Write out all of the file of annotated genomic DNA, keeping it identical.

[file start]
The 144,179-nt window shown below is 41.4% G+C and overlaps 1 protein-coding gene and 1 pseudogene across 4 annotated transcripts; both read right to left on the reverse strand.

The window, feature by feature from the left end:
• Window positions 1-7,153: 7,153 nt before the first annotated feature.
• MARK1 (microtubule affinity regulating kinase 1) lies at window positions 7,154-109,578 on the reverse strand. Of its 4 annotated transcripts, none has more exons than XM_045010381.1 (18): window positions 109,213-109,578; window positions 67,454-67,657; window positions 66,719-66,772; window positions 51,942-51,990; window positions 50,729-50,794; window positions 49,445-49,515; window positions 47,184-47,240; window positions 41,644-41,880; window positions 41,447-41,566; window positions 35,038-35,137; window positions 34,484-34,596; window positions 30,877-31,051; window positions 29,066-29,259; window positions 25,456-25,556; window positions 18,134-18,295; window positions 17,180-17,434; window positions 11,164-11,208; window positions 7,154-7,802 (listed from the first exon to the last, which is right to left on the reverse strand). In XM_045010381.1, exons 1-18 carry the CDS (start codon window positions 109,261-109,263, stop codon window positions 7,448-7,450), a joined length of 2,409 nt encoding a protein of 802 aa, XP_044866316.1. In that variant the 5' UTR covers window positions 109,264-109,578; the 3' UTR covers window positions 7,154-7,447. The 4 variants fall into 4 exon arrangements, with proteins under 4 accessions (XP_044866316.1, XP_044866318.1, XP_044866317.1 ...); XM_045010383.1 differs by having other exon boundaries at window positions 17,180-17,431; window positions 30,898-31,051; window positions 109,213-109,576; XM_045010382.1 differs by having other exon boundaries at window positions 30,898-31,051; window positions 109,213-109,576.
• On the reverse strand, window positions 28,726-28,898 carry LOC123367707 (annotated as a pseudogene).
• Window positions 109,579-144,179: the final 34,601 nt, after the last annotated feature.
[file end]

The 144,179-nt window shown below is 41.4% G+C and overlaps 1 protein-coding gene and 1 pseudogene across 4 annotated transcripts; both read right to left on the reverse strand.

The window, feature by feature from the left end:
• Window positions 1-7,153: 7,153 nt before the first annotated feature.
• MARK1 (microtubule affinity regulating kinase 1) lies at window positions 7,154-109,578 on the reverse strand. Of its 4 annotated transcripts, none has more exons than XM_045010381.1 (18): window positions 109,213-109,578; window positions 67,454-67,657; window positions 66,719-66,772; window positions 51,942-51,990; window positions 50,729-50,794; window positions 49,445-49,515; window positions 47,184-47,240; window positions 41,644-41,880; window positions 41,447-41,566; window positions 35,038-35,137; window positions 34,484-34,596; window positions 30,877-31,051; window positions 29,066-29,259; window positions 25,456-25,556; window positions 18,134-18,295; window positions 17,180-17,434; window positions 11,164-11,208; window positions 7,154-7,802 (listed from the first exon to the last, which is right to left on the reverse strand). In XM_045010381.1, exons 1-18 carry the CDS (start codon window positions 109,261-109,263, stop codon window positions 7,448-7,450), a joined length of 2,409 nt encoding a protein of 802 aa, XP_044866316.1. In that variant the 5' UTR covers window positions 109,264-109,578; the 3' UTR covers window positions 7,154-7,447. The 4 variants fall into 4 exon arrangements, with proteins under 4 accessions (XP_044866316.1, XP_044866318.1, XP_044866317.1 ...); XM_045010383.1 differs by having other exon boundaries at window positions 17,180-17,431; window positions 30,898-31,051; window positions 109,213-109,576; XM_045010382.1 differs by having other exon boundaries at window positions 30,898-31,051; window positions 109,213-109,576.
• On the reverse strand, window positions 28,726-28,898 carry LOC123367707 (annotated as a pseudogene).
• Window positions 109,579-144,179: the final 34,601 nt, after the last annotated feature.